"We give them explanations," says Muru, who's had his own hairpiece for seven years. "For instance, they can tell their friends they've been having hair treatment and it grew back over the weekend. And people only focus on it for a few days."

As for the alternatives, Muru knows transplants work and some hair products may be effective. Then there's Toppik. "It's a powder that comes in a little pot and sticks to your existing hair. It grabs on to a strand and thickens it up. When you get heaps of this hair thickened with this powder, then the whole area you're covering looks like you've got your hair back. You comb through to give it a bit of texture and fix it with hair spray."

Wilma Hutchinson also supplies hair pieces through Hair Creations, with prices starting from around $1500. She thinks men's attitude to baldness has changed over the years.

"Some of the guys become quite neurotic about it." says Hutchinson. "I was surprised how much more insecure they were than women. Men are more aware of their appearance today than women are. It's like their number one priority."

Her service also prides itself on discretion but one of her clients, Noel Thomas, is only too happy to talk about his experiences.

"I went grey at 18 and was totally bald by 27," says Thomas. "I got teased a lot and it wasn't nice. I did what Donald Trump does - combed it all one way and made sure the wind was blowing the right way. It didn't really work. I was conscious of it the whole time. If I was in a restaurant I would be worried about light shining on top of my head."

He briefly considered a transplant but was deterred by the experience of an acquaintance: "It was the worst example you can ever imagine. His head was like a crater. You could see the holes."

And so he came to the hairpiece solution. His first hairpiece was synthetic but now it's real human hair, made in China.

"The system I have is freestyle - the way they put the hair in, you can flick it around. Let the wind blow. It won't come off."

It took some getting used to. "I was in two minds at first. I got in the car with it and my head was touching the roof and I wanted to take it off."

But he loves the impression his hairpiece has on other people. "They think you're younger than you are. I've spent a lot over the years, but that is not an issue. I'm happy in myself."

Single, Thomas has been involved with several women "but none were aware unless I told them and that, for me, showed just how natural they look".

And he knows there are still plenty of unnatural hairpieces out there. "I can pick a real bad job. There's a guy who works near me, and he looks like he's got a mop on his head. It's jet black and there's never a hair out of place."

Equally happy with his hairpiece, although not as happy to have its existence known, is John*, who went through several kinds of hell and as many alternatives before going to Hair Creations.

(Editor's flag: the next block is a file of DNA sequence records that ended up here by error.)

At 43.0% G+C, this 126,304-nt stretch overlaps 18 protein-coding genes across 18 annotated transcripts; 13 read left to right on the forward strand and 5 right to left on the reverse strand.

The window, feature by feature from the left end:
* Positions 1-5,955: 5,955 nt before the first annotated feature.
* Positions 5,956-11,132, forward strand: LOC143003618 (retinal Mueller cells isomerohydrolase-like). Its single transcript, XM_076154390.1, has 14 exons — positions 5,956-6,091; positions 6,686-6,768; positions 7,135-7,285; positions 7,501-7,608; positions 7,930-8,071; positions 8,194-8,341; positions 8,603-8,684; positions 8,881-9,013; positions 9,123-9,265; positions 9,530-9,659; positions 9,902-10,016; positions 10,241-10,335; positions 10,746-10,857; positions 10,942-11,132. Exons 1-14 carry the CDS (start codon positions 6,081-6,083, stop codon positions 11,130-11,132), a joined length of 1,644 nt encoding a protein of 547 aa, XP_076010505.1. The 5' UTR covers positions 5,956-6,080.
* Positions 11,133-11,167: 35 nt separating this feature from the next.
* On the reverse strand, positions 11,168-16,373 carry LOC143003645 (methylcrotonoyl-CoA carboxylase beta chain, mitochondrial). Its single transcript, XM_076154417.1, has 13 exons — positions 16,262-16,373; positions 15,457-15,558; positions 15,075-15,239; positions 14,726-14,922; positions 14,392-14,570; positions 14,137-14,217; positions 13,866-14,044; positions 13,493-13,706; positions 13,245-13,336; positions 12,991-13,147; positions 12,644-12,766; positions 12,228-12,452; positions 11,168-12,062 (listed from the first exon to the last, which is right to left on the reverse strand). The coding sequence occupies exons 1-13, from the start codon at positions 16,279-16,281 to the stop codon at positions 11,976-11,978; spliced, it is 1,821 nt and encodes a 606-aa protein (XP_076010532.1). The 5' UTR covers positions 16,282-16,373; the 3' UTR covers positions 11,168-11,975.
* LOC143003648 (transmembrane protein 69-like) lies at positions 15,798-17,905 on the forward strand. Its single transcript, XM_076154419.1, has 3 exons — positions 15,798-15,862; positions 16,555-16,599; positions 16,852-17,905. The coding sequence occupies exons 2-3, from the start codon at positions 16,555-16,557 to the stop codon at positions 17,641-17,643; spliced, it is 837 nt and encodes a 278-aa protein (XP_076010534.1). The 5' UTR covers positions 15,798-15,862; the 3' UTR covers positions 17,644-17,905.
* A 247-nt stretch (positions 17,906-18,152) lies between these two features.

For some time, he got good results from pills, but then he began to suffer side-effects including loss of libido and erectile dysfunction, which rather defeated the purpose of making yourself look as attractive as possible. Marijuana helped reverse the side-effects but didn't do anything for his hair loss. He found Hair Creations online. He admits he was nervous at first but knew something had to be done.

"I was depressed," says John. "I was so upset about my hair loss I wouldn't leave the house. When I got my first hairpiece and put it on, it was like winning Lotto. My confidence went through the roof. It was absolutely amazing. I still look in the mirror now and just about tear-up knowing I'll never have to be bald again."

*Not his real name.


Many men claim not to care whether or not they go bald. They're the ones who make the jokes about their smooth skulls being the "solar panel for the sex machine". One member of the movement consulted for this story said he "Never gave it a minute's thought" when he started to lose his hair. His equally hairless brother described himself as "a militant alopecist. On the spectrum, I am on the far-gone wing. I brush off derision and scoff at nit-pickers. As for dealing with it ... well the point is you don't need to. No shampoo, conditioner ... products of any kind. No forking out for styley dos or choosing styles. A literally smooth life."

They can be grouped with the fortunate ones who, at the first signs of hair loss, before anyone notices they are going bald, pre-emptively shave their heads.

Research suggests they might be well advised. According to experiments conducted by formerly balding, now clean-shaven Albert Mannes, a lecturer at the University of Pennsylvania's Wharton School of Business, a man with a shaved head is seen as 13 per cent stronger, taller and having greater leadership potential than men with a full head of hair. Expect to see an increase in the number of suddenly shiny pates in the lead-up to November's election.


If the men on your mother's side of the family went bald, you will too. Baldness skips a generation, so it doesn't matter whether or not your father kept his hair, it's your grandfathers who make the difference. Excessive testosterone is the determining factor, so men with copious body hair are likely to lose it up top.

Despite decades of research and any number of superstitions, opinion is still divided over the causes of baldness, although genetics almost certainly plays a part.

And we do know that male pattern baldness - androgenic alopecia - affects an estimated quarter of men by the age of 30 and two-thirds by the age of 60.

Latest research, released somewhat insensitively on Valentine's Day via the Public Library of Science has found "more than 200 genetic regions involved in this common but potentially embarrassing condition. These genetic variants could be used to predict a man's chance of severe hair loss."

Exactly where knowing that you will go bald gets you - apart from ruining your day - is not entirely clear. But with 52,000 men surveyed, this was the largest baldness study ever conducted and provided evidence to support the theory that baldness comes from the female line.

"We identified hundreds of new genetic signals," said researcher Saskia Hagenaars.

"It was interesting to find that many of the genetics signals for male pattern baldness came from the X chromosome, which men inherit from their mothers." So, yet another excuse for men to blame their mothers for ruining their lives.